Most of us have experienced a moment of anxiety or two in our life. The butterflies before a make-or-break your career presentation; the urgent need for a shot of whisky before delivering a best man’s speech; the tremble in your stomach as you disrobe in front of a new love for the first time. It’s important for us to feel anxious from time to time, it keeps us human, anchors significant life moments and enables us to grow as individuals.
The moment anxiety becomes an issue is when it affects our ability to function day-to-day. For the person overcoming abuse or rape, locked in the nightmares of PTSD or the socially anxious soul unable to connect with the world, anxiety is a prison not unlike that featured in The Dark Knight Rises; easy to get into, but nigh on impossible to climb out of.
Yesterday I wrote a little about the anxiety I feel in sharing opinions. Although this impacts on my life it could hardly be considered a severe impediment to my day-to-day functioning. However, when you look at how anxiety has impacted on my educational career, it may become more apparent the damage this condition can cause.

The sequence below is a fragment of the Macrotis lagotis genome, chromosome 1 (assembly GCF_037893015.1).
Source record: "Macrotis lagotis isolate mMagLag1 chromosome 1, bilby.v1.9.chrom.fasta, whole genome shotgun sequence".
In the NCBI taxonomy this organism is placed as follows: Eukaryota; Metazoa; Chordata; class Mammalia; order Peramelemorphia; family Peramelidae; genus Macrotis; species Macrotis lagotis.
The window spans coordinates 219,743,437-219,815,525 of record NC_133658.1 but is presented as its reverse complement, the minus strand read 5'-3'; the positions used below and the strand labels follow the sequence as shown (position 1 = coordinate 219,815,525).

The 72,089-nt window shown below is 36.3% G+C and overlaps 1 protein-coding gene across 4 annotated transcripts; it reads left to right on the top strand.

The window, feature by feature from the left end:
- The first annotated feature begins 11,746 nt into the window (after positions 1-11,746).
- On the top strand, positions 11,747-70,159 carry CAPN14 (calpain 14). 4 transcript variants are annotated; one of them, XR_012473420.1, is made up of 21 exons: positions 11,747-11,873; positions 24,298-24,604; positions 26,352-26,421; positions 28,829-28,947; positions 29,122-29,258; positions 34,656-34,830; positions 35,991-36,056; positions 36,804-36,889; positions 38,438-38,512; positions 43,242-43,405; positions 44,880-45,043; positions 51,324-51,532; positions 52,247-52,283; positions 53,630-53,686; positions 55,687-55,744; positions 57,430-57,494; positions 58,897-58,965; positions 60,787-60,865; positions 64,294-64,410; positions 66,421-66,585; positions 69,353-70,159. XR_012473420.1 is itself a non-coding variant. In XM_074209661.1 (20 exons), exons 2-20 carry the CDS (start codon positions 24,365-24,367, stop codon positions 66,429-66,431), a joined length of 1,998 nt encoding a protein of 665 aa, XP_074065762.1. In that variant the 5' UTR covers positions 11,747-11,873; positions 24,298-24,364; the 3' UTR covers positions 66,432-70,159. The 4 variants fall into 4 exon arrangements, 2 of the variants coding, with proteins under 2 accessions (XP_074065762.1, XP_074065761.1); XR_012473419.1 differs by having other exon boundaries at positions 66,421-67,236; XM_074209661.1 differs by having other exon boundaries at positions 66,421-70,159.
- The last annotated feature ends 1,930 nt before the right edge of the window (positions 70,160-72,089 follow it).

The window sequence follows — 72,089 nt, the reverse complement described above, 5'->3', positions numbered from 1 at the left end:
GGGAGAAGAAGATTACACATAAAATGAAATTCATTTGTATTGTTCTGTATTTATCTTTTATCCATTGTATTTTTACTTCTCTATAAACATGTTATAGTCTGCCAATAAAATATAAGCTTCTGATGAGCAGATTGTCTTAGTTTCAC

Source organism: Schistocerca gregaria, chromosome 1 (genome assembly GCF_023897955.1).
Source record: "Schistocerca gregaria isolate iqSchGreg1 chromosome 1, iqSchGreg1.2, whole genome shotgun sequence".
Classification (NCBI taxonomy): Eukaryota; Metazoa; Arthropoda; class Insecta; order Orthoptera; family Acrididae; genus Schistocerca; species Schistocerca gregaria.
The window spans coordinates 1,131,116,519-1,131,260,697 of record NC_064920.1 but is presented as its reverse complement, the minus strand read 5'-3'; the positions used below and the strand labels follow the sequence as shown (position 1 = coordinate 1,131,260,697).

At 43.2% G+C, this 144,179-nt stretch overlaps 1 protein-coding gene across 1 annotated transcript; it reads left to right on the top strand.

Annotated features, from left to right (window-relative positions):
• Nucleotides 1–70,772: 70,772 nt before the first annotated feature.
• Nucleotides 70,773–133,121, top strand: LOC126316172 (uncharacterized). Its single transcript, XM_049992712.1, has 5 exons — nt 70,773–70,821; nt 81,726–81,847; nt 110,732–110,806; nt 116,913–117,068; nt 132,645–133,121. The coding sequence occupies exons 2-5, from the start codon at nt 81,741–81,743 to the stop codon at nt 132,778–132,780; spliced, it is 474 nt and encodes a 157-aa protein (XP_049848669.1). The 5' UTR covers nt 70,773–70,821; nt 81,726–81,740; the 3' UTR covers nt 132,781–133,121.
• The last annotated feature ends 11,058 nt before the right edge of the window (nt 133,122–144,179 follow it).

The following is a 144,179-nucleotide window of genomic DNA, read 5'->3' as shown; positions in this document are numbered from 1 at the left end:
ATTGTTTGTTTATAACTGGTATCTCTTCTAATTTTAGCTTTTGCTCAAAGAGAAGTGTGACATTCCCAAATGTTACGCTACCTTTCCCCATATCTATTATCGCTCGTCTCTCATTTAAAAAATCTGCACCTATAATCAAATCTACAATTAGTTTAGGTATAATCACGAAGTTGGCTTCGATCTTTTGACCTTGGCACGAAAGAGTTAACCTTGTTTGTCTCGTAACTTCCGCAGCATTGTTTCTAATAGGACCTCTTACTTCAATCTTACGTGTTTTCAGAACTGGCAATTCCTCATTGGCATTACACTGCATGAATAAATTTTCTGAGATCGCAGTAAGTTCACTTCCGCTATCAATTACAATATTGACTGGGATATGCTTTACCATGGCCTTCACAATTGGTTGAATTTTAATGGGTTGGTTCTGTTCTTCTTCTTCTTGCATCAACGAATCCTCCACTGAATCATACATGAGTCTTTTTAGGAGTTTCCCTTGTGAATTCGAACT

The Impact of Anxiety
For those who don’t have a working knowledge of the British educational system, A-Levels are the examinations that come after GCSEs (the exams you take after five years in High School). Once you’ve completed your GCSEs you are allowed to leave school and never return, but in today’s age, A-Levels are pretty much compulsory should you desire a career outside of fast food or dole bludging.
When I came to choose which A-Levels to take it was a no brainer. I’d known for months what I was going to do; Media Studies encompassed my love of film, television and print media; English Lit, my passion for literature and writing; Theatre Studies, covered my fascination with acting and theatre. With these three subjects under my belt I would be well on my way to university and, in turn, a career in film-making and the arts.
So, for two years, I studied Media Studies, Math and Computing.
Yep, you read that right. For months I knew what subjects I was going to do – but when it came to registering for them, I chose two subjects I had absolutely NO interest in whatsoever.